This 1960s Galway home was turned into a passive house - and is costing just €55 per year to heat.
Six years after it was completed, Passive House Plus takes a look at a pioneering low energy upgrade that went on to become the UK’s first certified Enerphit project, to find out how it has performed — and what lessons have been learned.
Built in the 1970s, Rochestown House was a cramped, cold and damp social housing block in Sallynoggin, Co Dublin that has now been completely transformed, thanks to a deep energy retrofit inspired by passive house principles.
A passive retrofit in Co Meath offers a template that could be applied across much of the Irish housing stock: a long, dark, 1970s bungalow was transformed into a bright modern home that’s now warm and comfortable.
If you’ve ever wanted to take a passive house for a road test, one holiday letting on the coast of west Cork may be too good an opportunity to turn down. The aptly named Sea Spray – an as yet uncertified Enerphit upgraded bungalow – is a bona fide triumph in the face of adversity.
Hitting Enerphit – the passive house standard for retrofits – wasn’t challenging enough for one Yorkshire retrofit project. The team also had to stop the building falling down, and avoid wholesale changes to the building’s external appearance.
Britain and Ireland’s post-war social housing blocks are seen as ugly and uncomfortable, and suffer from high energy bills, damp and mould. But three ambitious renovation projects show the answer doesn’t always lie in demolition.
There was a time when insulating an historic property meant treading lightly on its building fabric. But today, guided by building physics, passive house designers continue to push the boundaries of retrofit by bringing old homes up to modern standards of super-insulation. This project is the third such deep retrofit to an historic London property by Green Tomato Energy.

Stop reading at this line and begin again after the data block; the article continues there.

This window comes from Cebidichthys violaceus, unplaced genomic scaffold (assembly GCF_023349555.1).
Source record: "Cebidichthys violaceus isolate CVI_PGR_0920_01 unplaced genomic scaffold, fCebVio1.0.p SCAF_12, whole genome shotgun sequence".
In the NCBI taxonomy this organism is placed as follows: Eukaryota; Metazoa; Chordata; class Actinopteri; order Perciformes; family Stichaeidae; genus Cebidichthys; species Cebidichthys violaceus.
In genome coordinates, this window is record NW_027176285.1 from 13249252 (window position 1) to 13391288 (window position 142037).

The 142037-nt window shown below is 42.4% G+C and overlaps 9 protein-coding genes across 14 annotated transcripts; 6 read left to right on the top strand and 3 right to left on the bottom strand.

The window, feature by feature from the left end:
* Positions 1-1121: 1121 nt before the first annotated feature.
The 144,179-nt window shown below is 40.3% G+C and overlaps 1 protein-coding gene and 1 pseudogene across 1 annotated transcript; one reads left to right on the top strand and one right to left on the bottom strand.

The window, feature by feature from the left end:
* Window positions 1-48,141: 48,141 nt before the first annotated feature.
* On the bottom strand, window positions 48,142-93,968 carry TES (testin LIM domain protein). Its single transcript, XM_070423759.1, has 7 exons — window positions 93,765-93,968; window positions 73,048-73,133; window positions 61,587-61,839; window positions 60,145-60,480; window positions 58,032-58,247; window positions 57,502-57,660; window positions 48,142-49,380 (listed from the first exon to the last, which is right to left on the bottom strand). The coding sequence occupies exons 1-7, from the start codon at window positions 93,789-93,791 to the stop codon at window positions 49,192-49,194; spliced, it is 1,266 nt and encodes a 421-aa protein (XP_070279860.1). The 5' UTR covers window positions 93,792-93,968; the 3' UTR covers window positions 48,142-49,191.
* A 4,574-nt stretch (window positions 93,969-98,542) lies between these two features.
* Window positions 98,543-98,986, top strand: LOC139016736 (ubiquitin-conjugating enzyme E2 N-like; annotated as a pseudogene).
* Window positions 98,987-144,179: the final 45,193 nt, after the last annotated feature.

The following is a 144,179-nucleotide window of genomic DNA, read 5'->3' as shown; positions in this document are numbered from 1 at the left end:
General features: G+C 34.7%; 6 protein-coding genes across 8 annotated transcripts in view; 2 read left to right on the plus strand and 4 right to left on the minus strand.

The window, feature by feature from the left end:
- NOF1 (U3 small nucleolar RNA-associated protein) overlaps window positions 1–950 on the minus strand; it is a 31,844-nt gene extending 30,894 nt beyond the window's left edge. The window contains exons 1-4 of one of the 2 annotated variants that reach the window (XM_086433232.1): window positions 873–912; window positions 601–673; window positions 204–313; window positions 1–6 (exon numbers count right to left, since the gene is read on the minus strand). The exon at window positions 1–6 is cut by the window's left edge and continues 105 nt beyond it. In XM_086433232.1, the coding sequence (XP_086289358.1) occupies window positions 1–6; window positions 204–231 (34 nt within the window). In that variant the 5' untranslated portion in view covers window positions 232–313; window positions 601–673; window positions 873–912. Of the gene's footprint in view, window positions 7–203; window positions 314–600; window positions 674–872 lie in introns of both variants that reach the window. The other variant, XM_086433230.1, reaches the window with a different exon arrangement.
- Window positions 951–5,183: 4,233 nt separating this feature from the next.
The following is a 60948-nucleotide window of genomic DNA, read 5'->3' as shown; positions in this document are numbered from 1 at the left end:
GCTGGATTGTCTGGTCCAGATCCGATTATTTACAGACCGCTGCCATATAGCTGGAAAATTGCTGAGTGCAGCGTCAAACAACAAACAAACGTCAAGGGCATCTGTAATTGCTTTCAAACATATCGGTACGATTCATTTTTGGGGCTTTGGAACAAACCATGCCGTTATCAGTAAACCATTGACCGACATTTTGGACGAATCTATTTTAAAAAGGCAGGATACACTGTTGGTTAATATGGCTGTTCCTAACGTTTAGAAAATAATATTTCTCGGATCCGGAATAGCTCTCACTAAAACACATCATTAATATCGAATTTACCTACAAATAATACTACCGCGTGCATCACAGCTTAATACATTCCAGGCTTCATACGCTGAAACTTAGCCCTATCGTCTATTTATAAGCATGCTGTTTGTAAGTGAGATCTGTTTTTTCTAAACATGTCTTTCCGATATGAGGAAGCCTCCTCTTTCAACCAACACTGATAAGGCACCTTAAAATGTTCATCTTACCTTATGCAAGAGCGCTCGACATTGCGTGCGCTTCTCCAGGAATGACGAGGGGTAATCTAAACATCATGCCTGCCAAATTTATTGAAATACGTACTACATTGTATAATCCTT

The general consensus is that it’s not appropriate to upgrade historic buildings to avant garde energy efficiency levels, creating a sense that conservation of the natural and built environments may be mutually exclusive concerns. Not so, argue Arboreal Architecture’s Harry Paticas and passive house engineer Alan Clarke in an updated version of a paper presented at the 2014 International Passive House Conference, about a highly experimental upgrade to a London townhouse that may point to a sustainable solution.
Tina Holt had experience advising homeowners on energy efficiency, so when she wanted a low energy home, buying a run-down 1950s dwelling and aiming to turn it passive was an obvious step. She tells her own story below.
Most energy upgrades to historic homes in architectural conservation zones take a fairly gentle approach to insulation and airtightness — this one did the exact opposite.
Some buildings are beyond saving, such as a south Dublin cottage which had to be knocked to deliver the first phase of a sleek new low energy home.
This upgrade and extension to a rural home in County Cork cut its energy use by almost 90%, bringing it to the cusp of an A1 Building Energy Rating.
Hitting the Enerphit standard can be challenging for even the most seasoned passive house specialist, so what chances did Kate and Geoff Ball’s semi-d have when the architect and builder had no passive experience? With a well-planned approach and no end of enthusiasm, they passed with flying colours, as Kate Ball explains.
In spite of a dauntingly complex and crumbling existing building, a detached house in Donnybrook has been modernised to become Ireland’s 2nd certified Enerphit building.
The vast majority of energy upgrade projects aim for low hanging fruit measures, and risk locking buildings and their occupants into needlessly high energy usage, environmental impact and discomfort. This recent home upgrade on the outskirts of Cork City shows what truly deep retrofit looks like.
If you’ve ever wondered what it’s like to live in a passive house, a B&B in Devon could be just the ticket. The winner of the private housing award at the 2013 UK Passivhaus Awards, this upgraded 1970s home proves that even existing buildings can be made passive.
Turning an old Victorian home into a passive house is a painstaking job that would frighten many building professionals. But the team behind this innovative retrofit didn't just end up with a certified passive house, they got one of the lowest energy dwellings in the UK.
A recently completed pilot project by Cork Institute of Technology may be a model for bringing untenably inefficient and uncomfortable office buildings up to near zero energy performance levels.
A community centre in a deprived area of north London has become one of the few buildings in the UK & Ireland to get passive house certification with a renovation.
A house in south Dublin recently became the first Irish building to become EnerPHit certified. Architect Joseph Little describes the challenges of meeting the Passive House Institute’s standard for upgrading existing building.
How do you make an old building liveable on Ireland’s wind ravaged Atlantic coast? The answer lies in the envelope, with airtightness, super insulation and the eradication of cold bridges